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How to teach very weak year 8s

Discussion in 'English' started by dylan83, Feb 1, 2011.

  1. I'm an NQT and I'm teaching an *extremely* weak year 8 class who are mostly level 3 / low level 4. I'm tearing my hair out with them and would really appreciate some advice.
    I cannot teach from the department's schemes of work because the work is just too hard for them and I've been told to do whatever I think. We read some of a novel which they enjoyed to start with but then got bored of, other than a few really weak ones who never followed along and didn't even turn the page in time. I'm trying to plan lessons which help work on their literacy, but it's really hard, especially since I feel duty-bound to cover the curriculum at the same time.
    The trouble is, I just don't feel equipped or trained to teach children of this sort of ability. My passion and expertise is in literature: give me a good GCSE class and I'm in my element; but here, I'm just at a loss. I've managed to secure a computer room for one lesson a fortnight and I'm using that lesson this week to get them playing spelling games, which hardly feels productive. I've gotten 2s and 1s on my observations with other classes, but here I don't know if I'd even scrape a 3 - particularly because they're extremely badly behaved.
    *sigh*. I genuinely feel like they'll end the year having made absolutely no progress, nor learned anything. does anyone have any advice? Anywhere I can get some good resources or guidance for teaching what is essentially a remedial class?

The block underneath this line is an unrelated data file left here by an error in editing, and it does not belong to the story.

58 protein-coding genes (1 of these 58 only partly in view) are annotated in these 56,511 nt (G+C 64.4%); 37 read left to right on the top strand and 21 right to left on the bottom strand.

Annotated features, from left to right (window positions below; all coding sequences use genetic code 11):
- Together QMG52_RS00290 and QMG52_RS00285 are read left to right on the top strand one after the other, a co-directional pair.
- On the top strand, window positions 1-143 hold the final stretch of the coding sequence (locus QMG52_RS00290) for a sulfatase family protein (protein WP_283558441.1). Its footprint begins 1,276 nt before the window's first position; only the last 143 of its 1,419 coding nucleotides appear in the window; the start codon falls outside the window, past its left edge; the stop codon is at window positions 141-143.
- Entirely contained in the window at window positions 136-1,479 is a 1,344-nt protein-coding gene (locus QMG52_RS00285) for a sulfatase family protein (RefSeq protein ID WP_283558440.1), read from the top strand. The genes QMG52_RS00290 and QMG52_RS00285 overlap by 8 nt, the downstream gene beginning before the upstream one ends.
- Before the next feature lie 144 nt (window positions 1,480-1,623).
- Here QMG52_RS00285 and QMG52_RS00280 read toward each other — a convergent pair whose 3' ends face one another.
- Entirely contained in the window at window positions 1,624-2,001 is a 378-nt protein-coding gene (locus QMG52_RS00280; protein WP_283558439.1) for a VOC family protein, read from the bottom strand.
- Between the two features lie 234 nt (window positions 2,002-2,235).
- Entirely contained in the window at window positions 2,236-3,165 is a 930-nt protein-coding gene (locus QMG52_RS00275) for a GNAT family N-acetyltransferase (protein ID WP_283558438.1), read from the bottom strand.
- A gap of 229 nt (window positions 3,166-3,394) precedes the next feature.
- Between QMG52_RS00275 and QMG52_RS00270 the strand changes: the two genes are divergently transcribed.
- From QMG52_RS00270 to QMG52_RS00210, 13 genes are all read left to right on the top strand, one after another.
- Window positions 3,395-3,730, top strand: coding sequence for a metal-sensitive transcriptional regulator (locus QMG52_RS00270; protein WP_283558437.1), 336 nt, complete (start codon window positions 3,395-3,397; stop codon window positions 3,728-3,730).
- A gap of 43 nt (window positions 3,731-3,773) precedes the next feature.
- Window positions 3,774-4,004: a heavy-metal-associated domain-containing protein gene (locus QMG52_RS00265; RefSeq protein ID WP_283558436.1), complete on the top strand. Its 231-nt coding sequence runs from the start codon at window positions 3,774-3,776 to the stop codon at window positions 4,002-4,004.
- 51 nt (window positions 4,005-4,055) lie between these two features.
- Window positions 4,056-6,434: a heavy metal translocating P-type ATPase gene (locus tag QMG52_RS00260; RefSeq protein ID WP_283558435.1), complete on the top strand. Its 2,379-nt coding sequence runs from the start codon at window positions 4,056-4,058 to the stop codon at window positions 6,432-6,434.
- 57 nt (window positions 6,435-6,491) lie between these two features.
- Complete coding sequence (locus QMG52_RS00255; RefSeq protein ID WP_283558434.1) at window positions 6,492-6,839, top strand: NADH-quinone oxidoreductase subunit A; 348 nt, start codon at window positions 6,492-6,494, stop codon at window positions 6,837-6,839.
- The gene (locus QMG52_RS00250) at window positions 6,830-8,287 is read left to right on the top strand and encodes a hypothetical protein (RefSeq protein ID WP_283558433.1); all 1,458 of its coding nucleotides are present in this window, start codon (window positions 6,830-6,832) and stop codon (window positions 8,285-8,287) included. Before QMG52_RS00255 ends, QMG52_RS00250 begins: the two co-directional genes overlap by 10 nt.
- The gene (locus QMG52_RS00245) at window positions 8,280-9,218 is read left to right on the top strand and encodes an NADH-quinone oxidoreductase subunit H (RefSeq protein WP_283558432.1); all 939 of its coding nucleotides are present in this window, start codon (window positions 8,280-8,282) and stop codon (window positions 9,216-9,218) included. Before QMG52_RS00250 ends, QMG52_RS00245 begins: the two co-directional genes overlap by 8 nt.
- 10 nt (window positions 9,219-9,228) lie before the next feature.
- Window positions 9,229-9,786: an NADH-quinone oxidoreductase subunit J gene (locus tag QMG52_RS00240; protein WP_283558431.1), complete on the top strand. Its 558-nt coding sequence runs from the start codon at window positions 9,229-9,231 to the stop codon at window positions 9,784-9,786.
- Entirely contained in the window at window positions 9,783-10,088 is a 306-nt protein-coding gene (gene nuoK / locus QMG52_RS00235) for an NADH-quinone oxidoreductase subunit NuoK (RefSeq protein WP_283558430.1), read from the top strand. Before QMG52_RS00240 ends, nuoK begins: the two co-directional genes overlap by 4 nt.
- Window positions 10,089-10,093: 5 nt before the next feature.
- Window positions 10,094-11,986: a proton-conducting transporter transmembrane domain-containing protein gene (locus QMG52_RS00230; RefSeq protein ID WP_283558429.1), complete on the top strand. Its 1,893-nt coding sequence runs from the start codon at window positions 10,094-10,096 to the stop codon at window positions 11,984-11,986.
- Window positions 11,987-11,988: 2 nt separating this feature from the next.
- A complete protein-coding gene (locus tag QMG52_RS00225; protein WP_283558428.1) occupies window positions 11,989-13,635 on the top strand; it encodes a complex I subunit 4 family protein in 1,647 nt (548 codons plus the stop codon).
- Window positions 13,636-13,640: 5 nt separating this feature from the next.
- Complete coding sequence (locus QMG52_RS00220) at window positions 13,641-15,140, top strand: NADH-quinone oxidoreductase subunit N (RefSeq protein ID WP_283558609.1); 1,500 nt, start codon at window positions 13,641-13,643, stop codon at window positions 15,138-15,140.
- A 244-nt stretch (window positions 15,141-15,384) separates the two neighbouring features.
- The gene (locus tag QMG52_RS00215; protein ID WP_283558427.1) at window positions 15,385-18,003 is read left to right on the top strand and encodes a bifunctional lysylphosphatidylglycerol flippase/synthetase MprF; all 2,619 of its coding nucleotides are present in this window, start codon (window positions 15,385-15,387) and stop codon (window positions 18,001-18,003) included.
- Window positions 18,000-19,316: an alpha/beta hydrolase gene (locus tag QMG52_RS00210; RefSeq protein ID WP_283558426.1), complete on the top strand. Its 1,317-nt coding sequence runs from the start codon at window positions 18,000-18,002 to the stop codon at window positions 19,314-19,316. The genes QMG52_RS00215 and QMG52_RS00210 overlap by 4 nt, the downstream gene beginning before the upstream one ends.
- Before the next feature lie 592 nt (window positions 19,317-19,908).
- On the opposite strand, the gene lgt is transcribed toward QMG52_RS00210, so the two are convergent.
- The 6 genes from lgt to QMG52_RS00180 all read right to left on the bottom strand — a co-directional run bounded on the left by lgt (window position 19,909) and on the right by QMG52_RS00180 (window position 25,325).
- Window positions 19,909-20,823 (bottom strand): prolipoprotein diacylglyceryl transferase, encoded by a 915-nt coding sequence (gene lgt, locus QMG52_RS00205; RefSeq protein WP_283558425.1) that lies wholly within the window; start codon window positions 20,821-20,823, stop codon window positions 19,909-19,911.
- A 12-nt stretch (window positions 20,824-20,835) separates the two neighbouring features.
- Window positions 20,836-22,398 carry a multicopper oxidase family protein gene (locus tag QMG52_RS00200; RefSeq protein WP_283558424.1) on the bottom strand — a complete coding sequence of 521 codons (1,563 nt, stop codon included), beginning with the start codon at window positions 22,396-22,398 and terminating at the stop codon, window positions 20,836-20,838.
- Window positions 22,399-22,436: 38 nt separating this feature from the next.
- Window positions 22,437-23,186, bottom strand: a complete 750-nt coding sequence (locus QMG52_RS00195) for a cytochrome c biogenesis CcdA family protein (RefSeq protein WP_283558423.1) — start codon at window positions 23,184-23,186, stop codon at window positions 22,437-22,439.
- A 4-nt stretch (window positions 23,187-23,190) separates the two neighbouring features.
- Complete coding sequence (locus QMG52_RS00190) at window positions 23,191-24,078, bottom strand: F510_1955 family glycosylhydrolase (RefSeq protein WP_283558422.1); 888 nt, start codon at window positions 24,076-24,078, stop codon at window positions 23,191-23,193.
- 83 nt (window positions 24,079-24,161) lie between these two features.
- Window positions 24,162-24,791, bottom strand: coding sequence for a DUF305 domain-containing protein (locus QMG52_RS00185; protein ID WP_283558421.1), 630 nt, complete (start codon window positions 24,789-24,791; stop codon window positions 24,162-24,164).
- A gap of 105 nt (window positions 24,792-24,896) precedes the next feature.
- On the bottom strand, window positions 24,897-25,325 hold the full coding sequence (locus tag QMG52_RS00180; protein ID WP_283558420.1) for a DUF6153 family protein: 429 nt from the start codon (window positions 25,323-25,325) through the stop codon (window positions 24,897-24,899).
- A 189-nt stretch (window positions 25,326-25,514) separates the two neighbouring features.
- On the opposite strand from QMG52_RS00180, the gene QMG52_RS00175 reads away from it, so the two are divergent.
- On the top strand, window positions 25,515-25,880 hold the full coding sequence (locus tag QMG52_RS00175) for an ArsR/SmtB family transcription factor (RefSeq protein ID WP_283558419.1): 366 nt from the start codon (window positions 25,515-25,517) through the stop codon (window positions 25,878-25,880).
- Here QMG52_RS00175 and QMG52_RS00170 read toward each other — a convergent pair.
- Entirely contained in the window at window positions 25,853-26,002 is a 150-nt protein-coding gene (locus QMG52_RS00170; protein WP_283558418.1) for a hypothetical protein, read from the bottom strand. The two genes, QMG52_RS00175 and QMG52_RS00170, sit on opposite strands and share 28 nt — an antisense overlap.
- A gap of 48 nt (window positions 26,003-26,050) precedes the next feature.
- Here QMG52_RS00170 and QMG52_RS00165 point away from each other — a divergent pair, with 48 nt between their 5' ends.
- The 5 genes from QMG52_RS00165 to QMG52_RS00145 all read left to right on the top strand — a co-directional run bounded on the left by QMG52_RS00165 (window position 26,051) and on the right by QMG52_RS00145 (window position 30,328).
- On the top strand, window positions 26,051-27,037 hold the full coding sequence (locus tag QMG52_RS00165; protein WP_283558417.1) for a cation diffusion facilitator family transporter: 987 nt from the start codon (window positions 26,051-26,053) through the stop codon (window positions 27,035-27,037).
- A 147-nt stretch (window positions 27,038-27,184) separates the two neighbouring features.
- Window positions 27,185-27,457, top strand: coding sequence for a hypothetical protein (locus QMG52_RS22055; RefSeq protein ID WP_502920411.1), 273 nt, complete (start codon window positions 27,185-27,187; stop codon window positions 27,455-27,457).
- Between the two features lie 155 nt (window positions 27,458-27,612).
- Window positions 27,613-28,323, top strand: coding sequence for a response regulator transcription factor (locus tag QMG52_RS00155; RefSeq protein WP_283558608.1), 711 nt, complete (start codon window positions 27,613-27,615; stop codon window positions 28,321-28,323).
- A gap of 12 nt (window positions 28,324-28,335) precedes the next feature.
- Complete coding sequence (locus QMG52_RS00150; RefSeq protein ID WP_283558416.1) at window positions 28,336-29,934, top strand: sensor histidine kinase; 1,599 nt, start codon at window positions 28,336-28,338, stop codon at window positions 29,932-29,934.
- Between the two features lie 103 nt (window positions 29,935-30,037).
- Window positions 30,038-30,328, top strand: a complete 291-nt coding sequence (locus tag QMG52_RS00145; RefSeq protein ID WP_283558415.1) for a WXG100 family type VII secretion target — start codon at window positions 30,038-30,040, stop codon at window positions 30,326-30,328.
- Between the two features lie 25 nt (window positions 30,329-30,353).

2. Joannanna

    Joannanna New commenter

    I can recognise your pain! I'm only in my 2nd year of teaching and on my PGCE placement I had 2 very weak year 8 classes, and in my NQT year I had a very weak year 9 class who drove me demented.

    To me, the thing that you need to work on first is behaviour. They won't learn anything if they're mucking about and being generally irritating. I know how I'd have a go at this but it would depend on how supportive your department is. We have a system where if a class is becoming horrendous they do something incredibly boring like copying from a text book or doing repetitive comprehension questions (perhaps beyond your lot?) and if they so much as mutter a complaint, they go out the room and sit in someone else's upper school lesson (our sixth formers are out of this world for giving lower school children disgusted looks).